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REVIEW ARTICLE
Year : 2018  |  Volume : 19  |  Issue : 2  |  Page : 70-81

A review of functional gastrointestinal disorders: A primer for mental health professionals


1 Senior Resident, Department of Psychiatry, St. John's Medical College, St. John's National Academy of Health Sciences, Bengaluru, Karnataka, India
2 Intern Resident, Department of Psychiatry, JSS Medical College and Hospital, JSS Academy of Higher Education and Research, Mysore, Karnataka, India
3 Junior Resident, Department of Psychiatry, JSS Medical College and Hospital, JSS Academy of Higher Education and Research, Mysore, Karnataka, India
4 Associate Professor, Department of Psychiatry, JSS Medical College and Hospital, JSS Academy of Higher Education and Research, Mysore, Karnataka, India
5 Professor, Department of Psychiatry, JSS Medical College and Hospital, JSS Academy of Higher Education and Research, Mysore, Karnataka, India

Correspondence Address:
Dr. Suhas Chandran
Department of Psychiatry, St. John's Medical College, St. John's National Academy of Health Sciences, Sarjapur Road, Bengaluru - 560 034, Karnataka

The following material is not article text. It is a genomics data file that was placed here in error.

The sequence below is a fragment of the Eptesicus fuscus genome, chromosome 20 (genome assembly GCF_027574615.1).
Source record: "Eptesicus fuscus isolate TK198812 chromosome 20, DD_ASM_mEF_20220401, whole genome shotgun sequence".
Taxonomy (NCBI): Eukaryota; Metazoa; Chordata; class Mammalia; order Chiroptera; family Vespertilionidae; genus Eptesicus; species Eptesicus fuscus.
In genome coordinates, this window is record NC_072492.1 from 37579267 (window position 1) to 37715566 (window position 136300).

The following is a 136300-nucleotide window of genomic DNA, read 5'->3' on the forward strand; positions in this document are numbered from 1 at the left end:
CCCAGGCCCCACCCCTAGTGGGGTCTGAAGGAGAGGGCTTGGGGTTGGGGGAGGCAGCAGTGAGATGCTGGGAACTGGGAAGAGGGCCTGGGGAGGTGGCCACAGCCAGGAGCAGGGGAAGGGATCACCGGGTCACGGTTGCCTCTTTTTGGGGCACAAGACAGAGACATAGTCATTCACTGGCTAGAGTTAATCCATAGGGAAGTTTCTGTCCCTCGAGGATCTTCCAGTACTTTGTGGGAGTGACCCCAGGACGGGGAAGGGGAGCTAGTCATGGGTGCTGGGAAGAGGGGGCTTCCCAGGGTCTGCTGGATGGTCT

India
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Source of Support: None, Conflict of Interest: None


DOI: 10.4103/AMH.AMH_25_18

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Functional gastrointestinal disorders (FGIDs) are chronic, recurrent, frequently debilitating disorders with no identifiable underlying pathology. They occur due to a complex interplay between biological, psychological, and social factors and are some of the most common conditions encountered in general clinical practice as well as the specialist gastroenterological clinic. The top-down regulation of visceral sensations plays an important role in the pathophysiology of the disease, i.e., the central processing of emotions and stressors altering the sensory and motor components of the gut, which increases hypersensitivity and therefore symptom severity. In addition, the core personality traits of the individual play their part in the way symptoms are perceived, further providing proof for the long-prevailing belief that the gut and emotions are linked, the so-called “gut feeling.” The current diagnostic criteria for FGIDs are entirely based on subjective symptoms, challenging in itself due to the varied presentations, and further complicated by the current unavailability of objective laboratory tests which could confirm its presence in the symptomatic individual. The various treatment modalities include psychotherapies ranging from cognitive behavioral therapy to mindfulness, along with appropriate pharmacotherapy to treat physical and psychiatric comorbidities. Addressing all these underlying causes, in addition to weighing in the genetic makeup of the individual, is necessary for delineating accurate prognosis, reducing attending health-care costs, and improving overall outcome of the individual.


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